Quincy February 3d: 1825
My dear Son.
Your letter of the 24th ulto. was received this morning with much pleasure, and as your Mother wrote to you yesterday, I cannot let pass this, without an acknowledgment, that the account you give us of your standing in the Class, in various branches, is quite encouraging. I have frequently spoken to you of the good opinion I have always cherished of Mathematical Science, and lamented my own deficiency in the high branches of it. But, for the ordinary business of life, the Simple rules of Arithmetic are sufficient, though I conceive, that a practised proficient must experience great delight in the Solution of intricate problems. In fact, it is a received opinion that positive truth alone belongs to figures. Letters will often belie the truth; figures never. In a life of Sir Mathew Hale, prefixed to his history of the Common Law, I came across a sentiment, which I thought worth transcribing, and it runs in my mind, that I have once written the same to you. It will bear repetition however.
“The Mathematic’s indeed, observes the Author, reward attention by demonstration, and when pursued with inflexible application, strengthen and enlarge the powers, while they confine the luxuriance of the mind; but though they render us more Scientific, yet they neither encrease our Virtue nor facilitate our happiness.”
I could have wished that the writer had concluded his remark more justly, for the very virtues he ascribes to the Severe cultivation of this Science are the rewards to be reaped by the Cultivators. In a moral sense I think it can be shown that a habit of fixed thought is favourable to man, in all Situations, and to prune the luxuriousness of the mind is to invigorate its powers of utility, and thus increase our happiness. “Pliny observes in his Natural history, a work of great merit and celebrity, that ‘Magic’, held mankind by the triple chain of Religion, of Physick and Astronomy.” Neither of these are susceptible of demonstrative proof, and differ therein from the Mathematics, which defies the power of the Magi, by the most perfect result of combinations in infinite Series, to which all Magic yields in despair.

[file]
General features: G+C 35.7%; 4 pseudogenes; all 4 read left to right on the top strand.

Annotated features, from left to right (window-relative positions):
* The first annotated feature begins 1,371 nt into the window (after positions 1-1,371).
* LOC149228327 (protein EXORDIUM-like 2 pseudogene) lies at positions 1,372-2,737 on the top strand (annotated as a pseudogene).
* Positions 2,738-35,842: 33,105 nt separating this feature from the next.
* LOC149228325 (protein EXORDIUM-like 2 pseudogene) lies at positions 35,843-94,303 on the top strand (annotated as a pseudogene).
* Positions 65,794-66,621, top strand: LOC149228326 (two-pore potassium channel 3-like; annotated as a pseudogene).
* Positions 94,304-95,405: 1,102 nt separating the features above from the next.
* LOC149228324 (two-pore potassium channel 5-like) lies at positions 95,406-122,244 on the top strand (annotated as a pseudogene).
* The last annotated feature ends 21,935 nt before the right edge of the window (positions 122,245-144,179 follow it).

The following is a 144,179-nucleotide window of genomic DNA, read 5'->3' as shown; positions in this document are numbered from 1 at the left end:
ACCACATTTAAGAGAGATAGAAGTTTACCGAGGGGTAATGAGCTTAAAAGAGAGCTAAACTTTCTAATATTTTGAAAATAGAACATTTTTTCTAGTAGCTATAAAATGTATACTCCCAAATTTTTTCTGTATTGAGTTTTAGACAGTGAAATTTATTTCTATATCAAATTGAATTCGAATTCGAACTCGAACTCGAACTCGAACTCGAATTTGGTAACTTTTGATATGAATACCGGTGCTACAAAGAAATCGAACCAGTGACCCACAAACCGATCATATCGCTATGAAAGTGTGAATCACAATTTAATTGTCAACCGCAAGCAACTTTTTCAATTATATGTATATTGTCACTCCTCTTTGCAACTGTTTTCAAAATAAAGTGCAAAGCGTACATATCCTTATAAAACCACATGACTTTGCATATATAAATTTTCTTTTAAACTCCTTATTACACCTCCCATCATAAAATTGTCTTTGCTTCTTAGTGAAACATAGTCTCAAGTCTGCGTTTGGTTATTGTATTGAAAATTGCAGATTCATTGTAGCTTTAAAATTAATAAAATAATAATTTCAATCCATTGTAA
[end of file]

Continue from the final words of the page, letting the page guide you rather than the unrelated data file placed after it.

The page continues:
I have attended as a Pall holder, this afternoon, at the funeral of Mr: Apthorp, who died of a fever of the Brain, after a short illness, Aged 54 years. This Gentleman and myself were nearly of an age, and when we were quite young, we were School mates for Some time. He was destined to a Mercantile Apprenticeship and Served his time with his Uncle in London. He went afterwards to Batavia and to Surinam, and was engaged in the Dutch trade to those possessions of the States of Holland. He was well acquainted with the French & Dutch languages—and was a man of letters. His death and that of Captain Beale, our next neighbour, has made a chasm in the small circle of this Town and occasioned a temporary gloom. Your reflections will prompt you to the advanced age of your venerable Grand Sire with apprehensions such as those we reciprocate; but who Shall receive the next Summons, is known only to the Supreme intelligence.
Your parents have hinted to you the fitness and propriety of your writing a letter to your Uncle at Washington to acquaint him in a respectful way, with the fact of your reception as a Cadet, and with the standing attained in the several branches on which you were examined. The mere act of addressing a letter to him of Such tenor, will suffice to assure him of your recognition of his claim to grateful sentiments on your part, without more formality. There will be time to do this e’er the great operation is accomplished and I earnestly ask it of you.
4th: February 1825
I have nothing more to add at present than my best wishes for your health and remain as ever / Your Affectionate Father
Thomas B Adams.
PS. If I can find any more hasty–pudding, you shall have it, and Some Newspapers.
MHi: Adams Papers.